Questions and Answers: Old Oak Common leasehold conveyancing
There are only Fifty years unexpired on my flat in Old Oak Common. I need to extend my lease but my landlord is absent. What should I do?
On the basis that you meet the appropriate requirements, under the Leasehold Reform, Housing and Urban Development Act 1993 you can submit an application to the County Court for an order to dispense with the service of the initial notice. This will enable the lease to be granted an extra 90 years by the Court. However, you will be required to demonstrate that you have used your best endeavours to find the freeholder. For most situations a specialist may be useful to carry out a search and prepare an expert document to be accepted by the court as proof that the landlord is indeed missing. It is wise to seek advice from a conveyancer in relation to investigating the landlord’s disappearance and the vesting order request to the County Court overseeing Old Oak Common.
Looking forward to complete next month on a studio apartment in Old Oak Common. Conveyancing solicitors assured me that they will have a report out to me on Monday. Are there areas in the report that I should be focusing on?
The report on title for your leasehold conveyancing in Old Oak Common should include some of the following:
- You should be sent a copy of the lease
I’m about to sell my 2 bed flat in Old Oak Common.Conveyancing solicitors are to be appointed soon but I have just received a yearly service charge demand – Do I pay up?
The sensible thing to do is discharge the service charge as normal because all ground rent and service charges will be apportioned on completion, so you will be reimbursed by the buyer for the period running from after the completion date to the next payment date. Most management companies will not acknowledge the buyer until the service charges have been paid and are up to date so it is important for both buyer and seller for the seller to show that they are up to date. This will smooth the conveyancing process.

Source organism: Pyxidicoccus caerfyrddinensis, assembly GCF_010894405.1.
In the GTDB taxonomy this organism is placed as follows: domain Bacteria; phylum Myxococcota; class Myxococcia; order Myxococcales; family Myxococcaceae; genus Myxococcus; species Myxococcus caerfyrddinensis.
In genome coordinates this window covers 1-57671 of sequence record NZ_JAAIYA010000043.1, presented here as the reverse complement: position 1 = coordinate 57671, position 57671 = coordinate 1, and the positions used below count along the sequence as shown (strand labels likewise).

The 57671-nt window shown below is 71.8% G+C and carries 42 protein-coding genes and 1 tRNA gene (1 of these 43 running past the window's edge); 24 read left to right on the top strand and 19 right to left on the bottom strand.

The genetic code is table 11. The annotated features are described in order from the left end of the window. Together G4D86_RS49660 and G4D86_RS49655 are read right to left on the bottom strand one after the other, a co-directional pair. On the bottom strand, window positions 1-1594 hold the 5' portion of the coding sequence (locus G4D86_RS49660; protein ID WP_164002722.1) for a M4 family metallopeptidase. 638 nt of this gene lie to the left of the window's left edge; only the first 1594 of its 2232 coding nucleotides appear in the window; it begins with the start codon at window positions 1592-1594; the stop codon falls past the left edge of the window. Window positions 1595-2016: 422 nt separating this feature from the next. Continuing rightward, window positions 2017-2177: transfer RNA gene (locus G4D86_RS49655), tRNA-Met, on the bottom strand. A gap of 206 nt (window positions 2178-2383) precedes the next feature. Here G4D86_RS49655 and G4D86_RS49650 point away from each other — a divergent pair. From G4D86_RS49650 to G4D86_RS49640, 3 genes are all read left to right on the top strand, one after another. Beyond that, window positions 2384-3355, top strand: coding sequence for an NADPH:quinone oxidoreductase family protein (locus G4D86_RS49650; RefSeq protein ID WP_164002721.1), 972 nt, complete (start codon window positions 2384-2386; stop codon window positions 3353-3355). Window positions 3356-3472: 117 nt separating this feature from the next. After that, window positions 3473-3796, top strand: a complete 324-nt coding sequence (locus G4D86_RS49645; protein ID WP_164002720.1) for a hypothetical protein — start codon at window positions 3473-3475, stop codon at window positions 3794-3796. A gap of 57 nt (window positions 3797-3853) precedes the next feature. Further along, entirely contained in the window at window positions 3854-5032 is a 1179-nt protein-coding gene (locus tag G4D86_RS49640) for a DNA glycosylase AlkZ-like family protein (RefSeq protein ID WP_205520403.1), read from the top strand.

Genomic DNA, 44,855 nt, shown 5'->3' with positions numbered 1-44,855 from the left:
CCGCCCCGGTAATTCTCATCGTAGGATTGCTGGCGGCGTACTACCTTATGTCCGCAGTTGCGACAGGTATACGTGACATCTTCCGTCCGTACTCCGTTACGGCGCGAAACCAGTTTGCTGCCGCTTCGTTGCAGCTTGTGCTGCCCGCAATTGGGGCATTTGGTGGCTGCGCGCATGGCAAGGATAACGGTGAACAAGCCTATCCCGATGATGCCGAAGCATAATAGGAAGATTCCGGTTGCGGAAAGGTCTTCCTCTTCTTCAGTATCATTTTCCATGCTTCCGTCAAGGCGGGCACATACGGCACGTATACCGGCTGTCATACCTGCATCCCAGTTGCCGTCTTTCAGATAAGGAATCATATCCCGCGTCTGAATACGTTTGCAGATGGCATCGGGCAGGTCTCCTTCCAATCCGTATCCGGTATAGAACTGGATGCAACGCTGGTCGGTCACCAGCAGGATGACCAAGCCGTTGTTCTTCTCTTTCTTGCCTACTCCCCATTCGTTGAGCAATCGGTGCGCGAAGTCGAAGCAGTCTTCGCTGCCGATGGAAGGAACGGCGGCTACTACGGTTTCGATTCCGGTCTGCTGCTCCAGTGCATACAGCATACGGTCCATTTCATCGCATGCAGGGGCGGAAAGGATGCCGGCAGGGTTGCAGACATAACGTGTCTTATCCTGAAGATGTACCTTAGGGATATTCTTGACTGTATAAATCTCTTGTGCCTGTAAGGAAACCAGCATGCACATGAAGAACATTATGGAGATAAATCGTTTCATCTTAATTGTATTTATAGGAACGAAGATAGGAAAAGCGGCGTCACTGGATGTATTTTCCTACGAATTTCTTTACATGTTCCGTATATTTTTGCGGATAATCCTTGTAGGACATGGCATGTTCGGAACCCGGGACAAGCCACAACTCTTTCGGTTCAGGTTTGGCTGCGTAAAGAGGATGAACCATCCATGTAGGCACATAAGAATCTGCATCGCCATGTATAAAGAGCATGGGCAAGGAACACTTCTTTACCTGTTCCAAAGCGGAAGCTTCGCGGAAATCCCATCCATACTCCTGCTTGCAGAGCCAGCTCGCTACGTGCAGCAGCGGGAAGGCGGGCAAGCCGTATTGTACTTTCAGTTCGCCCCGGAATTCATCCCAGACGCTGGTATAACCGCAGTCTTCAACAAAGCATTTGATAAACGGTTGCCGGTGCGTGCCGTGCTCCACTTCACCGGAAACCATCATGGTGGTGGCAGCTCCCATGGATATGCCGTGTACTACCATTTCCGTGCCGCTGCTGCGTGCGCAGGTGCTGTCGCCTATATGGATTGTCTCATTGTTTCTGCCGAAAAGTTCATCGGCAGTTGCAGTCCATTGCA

My wife and I purchased a leasehold flat in Old Oak Common. Conveyancing and Bank of Ireland mortgage are in place. I have received a letter from someone saying they have taken over the freehold. It included a demand for arrears of ground rent dating back to 1995. The conveyancing practitioner in Old Oak Common who acted for me is not around.What should I do?
First make enquiries of the Land Registry to be sure that the individual claiming to own the freehold is in fact the new freeholder. There is no need to instruct a Old Oak Common conveyancing firm to do this as it can be done on-line for a few pound. You should note that in any event, even if this is the legitimate landlord, under the Limitation Act 1980 no more than 6 years of rent can be collected.
Last month I purchased a leasehold property in Old Oak Common. Am I liable to pay service charges relating to a period prior to my ownership?
Where the service charge has already been demanded from the previous owner and they have not paid you would not usually be personally liable for the arrears. However, your landlord may still be able to take action to forfeit the lease. It is an essential part of leasehold conveyancing for your conveyancer to ensure to have an up to date clear service charge receipt before completion of your purchase. If you have a mortgage this is likely to be a requirement of your lender.
If you purchase part way through an accounting year you may be liable for charges not yet demanded even if they relate to a period prior to your purchase. In such circumstances your conveyancer would normally arrange for the seller to set aside some money to cover their part of the period (usually called a service charge retention).
I inherited a ground floor flat in Old Oak Common. In the absence of agreement between myself and the freeholder, can the Leasehold valuation Tribunal determine the premium due for the purchase of the freehold?
if there is a absentee freeholder or where there is disagreement about the premium for a lease extension, under the relevant legislation you can apply to the Leasehold Valuation Tribunal to decide the amount due.
An example of a Freehold Enfranchisement decision for a Old Oak Common premises is 49 Long Drive in March 2014. The tribunal concluded that the price payable for the freehold interest in the Property should be £26,491 divided as to £12,546 in respect of the ground floor flat and £13,945 in respect of the first floor flat This case affected 2 flats. The remaining number of years on the lease was 68.47 years.